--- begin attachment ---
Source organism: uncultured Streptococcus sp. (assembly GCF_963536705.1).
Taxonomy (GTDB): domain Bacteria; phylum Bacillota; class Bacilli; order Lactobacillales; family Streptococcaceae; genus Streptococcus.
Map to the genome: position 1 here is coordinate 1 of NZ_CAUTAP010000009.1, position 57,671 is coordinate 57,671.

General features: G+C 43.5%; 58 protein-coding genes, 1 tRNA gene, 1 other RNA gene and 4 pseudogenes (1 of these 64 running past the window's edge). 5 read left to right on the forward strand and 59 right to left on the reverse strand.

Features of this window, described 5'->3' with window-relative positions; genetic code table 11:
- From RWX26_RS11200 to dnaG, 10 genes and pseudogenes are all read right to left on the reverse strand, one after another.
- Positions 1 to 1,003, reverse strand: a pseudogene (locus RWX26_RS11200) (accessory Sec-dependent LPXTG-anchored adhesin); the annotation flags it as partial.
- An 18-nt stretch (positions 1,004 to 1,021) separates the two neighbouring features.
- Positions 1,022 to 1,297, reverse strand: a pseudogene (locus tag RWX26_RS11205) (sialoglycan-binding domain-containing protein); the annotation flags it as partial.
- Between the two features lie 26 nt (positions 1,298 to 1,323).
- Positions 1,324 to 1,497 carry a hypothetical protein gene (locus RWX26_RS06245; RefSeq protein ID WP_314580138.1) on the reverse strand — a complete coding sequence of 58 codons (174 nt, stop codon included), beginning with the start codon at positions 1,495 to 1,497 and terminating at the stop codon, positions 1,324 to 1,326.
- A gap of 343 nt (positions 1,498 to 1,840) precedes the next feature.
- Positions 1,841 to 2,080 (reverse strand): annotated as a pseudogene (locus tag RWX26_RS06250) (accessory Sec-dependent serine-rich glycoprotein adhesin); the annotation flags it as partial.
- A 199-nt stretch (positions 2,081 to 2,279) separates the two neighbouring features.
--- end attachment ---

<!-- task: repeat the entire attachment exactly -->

Source organism: uncultured Streptococcus sp. (assembly GCF_963536705.1).
Taxonomy (GTDB): domain Bacteria; phylum Bacillota; class Bacilli; order Lactobacillales; family Streptococcaceae; genus Streptococcus.
Map to the genome: position 1 here is coordinate 1 of NZ_CAUTAP010000009.1, position 57,671 is coordinate 57,671.

General features: G+C 43.5%; 58 protein-coding genes, 1 tRNA gene, 1 other RNA gene and 4 pseudogenes (1 of these 64 running past the window's edge). 5 read left to right on the forward strand and 59 right to left on the reverse strand.

Features of this window, described 5'->3' with window-relative positions; genetic code table 11:
- From RWX26_RS11200 to dnaG, 10 genes and pseudogenes are all read right to left on the reverse strand, one after another.
- Positions 1 to 1,003, reverse strand: a pseudogene (locus RWX26_RS11200) (accessory Sec-dependent LPXTG-anchored adhesin); the annotation flags it as partial.
- An 18-nt stretch (positions 1,004 to 1,021) separates the two neighbouring features.
- Positions 1,022 to 1,297, reverse strand: a pseudogene (locus tag RWX26_RS11205) (sialoglycan-binding domain-containing protein); the annotation flags it as partial.
- Between the two features lie 26 nt (positions 1,298 to 1,323).
- Positions 1,324 to 1,497 carry a hypothetical protein gene (locus RWX26_RS06245; RefSeq protein ID WP_314580138.1) on the reverse strand — a complete coding sequence of 58 codons (174 nt, stop codon included), beginning with the start codon at positions 1,495 to 1,497 and terminating at the stop codon, positions 1,324 to 1,326.
- A gap of 343 nt (positions 1,498 to 1,840) precedes the next feature.
- Positions 1,841 to 2,080 (reverse strand): annotated as a pseudogene (locus tag RWX26_RS06250) (accessory Sec-dependent serine-rich glycoprotein adhesin); the annotation flags it as partial.
- A 199-nt stretch (positions 2,081 to 2,279) separates the two neighbouring features.